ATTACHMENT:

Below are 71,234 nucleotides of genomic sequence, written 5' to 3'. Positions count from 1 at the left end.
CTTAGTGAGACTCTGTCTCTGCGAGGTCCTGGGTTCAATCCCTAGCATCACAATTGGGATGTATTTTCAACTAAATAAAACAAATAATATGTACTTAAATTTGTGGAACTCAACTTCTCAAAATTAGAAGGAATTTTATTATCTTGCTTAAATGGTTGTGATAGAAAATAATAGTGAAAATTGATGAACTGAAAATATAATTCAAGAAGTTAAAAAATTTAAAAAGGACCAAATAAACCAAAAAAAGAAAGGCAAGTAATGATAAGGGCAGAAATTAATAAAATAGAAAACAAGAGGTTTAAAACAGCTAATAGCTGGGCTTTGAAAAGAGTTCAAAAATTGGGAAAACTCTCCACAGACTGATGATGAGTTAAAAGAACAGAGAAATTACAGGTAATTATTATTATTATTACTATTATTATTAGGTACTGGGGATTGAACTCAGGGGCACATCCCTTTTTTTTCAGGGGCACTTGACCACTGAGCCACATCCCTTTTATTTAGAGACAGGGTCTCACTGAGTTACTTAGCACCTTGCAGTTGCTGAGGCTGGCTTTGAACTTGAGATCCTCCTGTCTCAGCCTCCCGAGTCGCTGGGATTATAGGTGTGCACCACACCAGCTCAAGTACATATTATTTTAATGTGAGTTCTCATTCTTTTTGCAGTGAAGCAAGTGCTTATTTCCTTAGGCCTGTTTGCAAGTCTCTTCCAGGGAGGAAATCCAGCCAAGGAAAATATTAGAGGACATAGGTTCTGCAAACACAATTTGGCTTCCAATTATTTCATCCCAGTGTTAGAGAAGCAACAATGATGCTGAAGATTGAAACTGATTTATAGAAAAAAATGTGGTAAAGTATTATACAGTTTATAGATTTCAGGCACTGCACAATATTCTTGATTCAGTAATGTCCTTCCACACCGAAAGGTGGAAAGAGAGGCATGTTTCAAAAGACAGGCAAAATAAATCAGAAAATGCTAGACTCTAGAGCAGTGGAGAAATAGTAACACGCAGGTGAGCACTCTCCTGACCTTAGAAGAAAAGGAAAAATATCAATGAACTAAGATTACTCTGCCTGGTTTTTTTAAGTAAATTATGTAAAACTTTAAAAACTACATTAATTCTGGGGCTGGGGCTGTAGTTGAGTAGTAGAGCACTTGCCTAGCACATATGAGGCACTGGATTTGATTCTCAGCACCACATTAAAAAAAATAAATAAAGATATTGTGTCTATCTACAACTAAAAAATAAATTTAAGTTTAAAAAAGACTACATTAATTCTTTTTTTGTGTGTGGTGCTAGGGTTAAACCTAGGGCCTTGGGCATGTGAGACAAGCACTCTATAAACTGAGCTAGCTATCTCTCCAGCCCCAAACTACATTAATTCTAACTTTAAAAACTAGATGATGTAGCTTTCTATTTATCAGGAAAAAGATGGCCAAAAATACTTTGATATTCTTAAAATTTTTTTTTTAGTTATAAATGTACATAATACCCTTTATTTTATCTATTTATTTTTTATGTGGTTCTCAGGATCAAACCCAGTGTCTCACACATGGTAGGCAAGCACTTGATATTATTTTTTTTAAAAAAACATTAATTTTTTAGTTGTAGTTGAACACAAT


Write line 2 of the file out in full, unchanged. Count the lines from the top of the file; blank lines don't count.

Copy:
CTTAGTGAGACTCTGTCTCTGCGAGGTCCTGGGTTCAATCCCTAGCATCACAATTGGGATGTATTTTCAACTAAATAAAACAAATAATATGTACTTAAATTTGTGGAACTCAACTTCTCAAAATTAGAAGGAATTTTATTATCTTGCTTAAATGGTTGTGATAGAAAATAATAGTGAAAATTGATGAACTGAAAATATAATTCAAGAAGTTAAAAAATTTAAAAAGGACCAAATAAACCAAAAAAAGAAAGGCAAGTAATGATAAGGGCAGAAATTAATAAAATAGAAAACAAGAGGTTTAAAACAGCTAATAGCTGGGCTTTGAAAAGAGTTCAAAAATTGGGAAAACTCTCCACAGACTGATGATGAGTTAAAAGAACAGAGAAATTACAGGTAATTATTATTATTATTACTATTATTATTAGGTACTGGGGATTGAACTCAGGGGCACATCCCTTTTTTTTCAGGGGCACTTGACCACTGAGCCACATCCCTTTTATTTAGAGACAGGGTCTCACTGAGTTACTTAGCACCTTGCAGTTGCTGAGGCTGGCTTTGAACTTGAGATCCTCCTGTCTCAGCCTCCCGAGTCGCTGGGATTATAGGTGTGCACCACACCAGCTCAAGTACATATTATTTTAATGTGAGTTCTCATTCTTTTTGCAGTGAAGCAAGTGCTTATTTCCTTAGGCCTGTTTGCAAGTCTCTTCCAGGGAGGAAATCCAGCCAAGGAAAATATTAGAGGACATAGGTTCTGCAAACACAATTTGGCTTCCAATTATTTCATCCCAGTGTTAGAGAAGCAACAATGATGCTGAAGATTGAAACTGATTTATAGAAAAAAATGTGGTAAAGTATTATACAGTTTATAGATTTCAGGCACTGCACAATATTCTTGATTCAGTAATGTCCTTCCACACCGAAAGGTGGAAAGAGAGGCATGTTTCAAAAGACAGGCAAAATAAATCAGAAAATGCTAGACTCTAGAGCAGTGGAGAAATAGTAACACGCAGGTGAGCACTCTCCTGACCTTAGAAGAAAAGGAAAAATATCAATGAACTAAGATTACTCTGCCTGGTTTTTTTAAGTAAATTATGTAAAACTTTAAAAACTACATTAATTCTGGGGCTGGGGCTGTAGTTGAGTAGTAGAGCACTTGCCTAGCACATATGAGGCACTGGATTTGATTCTCAGCACCACATTAAAAAAAATAAATAAAGATATTGTGTCTATCTACAACTAAAAAATAAATTTAAGTTTAAAAAAGACTACATTAATTCTTTTTTTGTGTGTGGTGCTAGGGTTAAACCTAGGGCCTTGGGCATGTGAGACAAGCACTCTATAAACTGAGCTAGCTATCTCTCCAGCCCCAAACTACATTAATTCTAACTTTAAAAACTAGATGATGTAGCTTTCTATTTATCAGGAAAAAGATGGCCAAAAATACTTTGATATTCTTAAAATTTTTTTTTTAGTTATAAATGTACATAATACCCTTTATTTTATCTATTTATTTTTTATGTGGTTCTCAGGATCAAACCCAGTGTCTCACACATGGTAGGCAAGCACTTGATATTATTTTTTTTAAAAAAACATTAATTTTTTAGTTGTAGTTGAACACAAT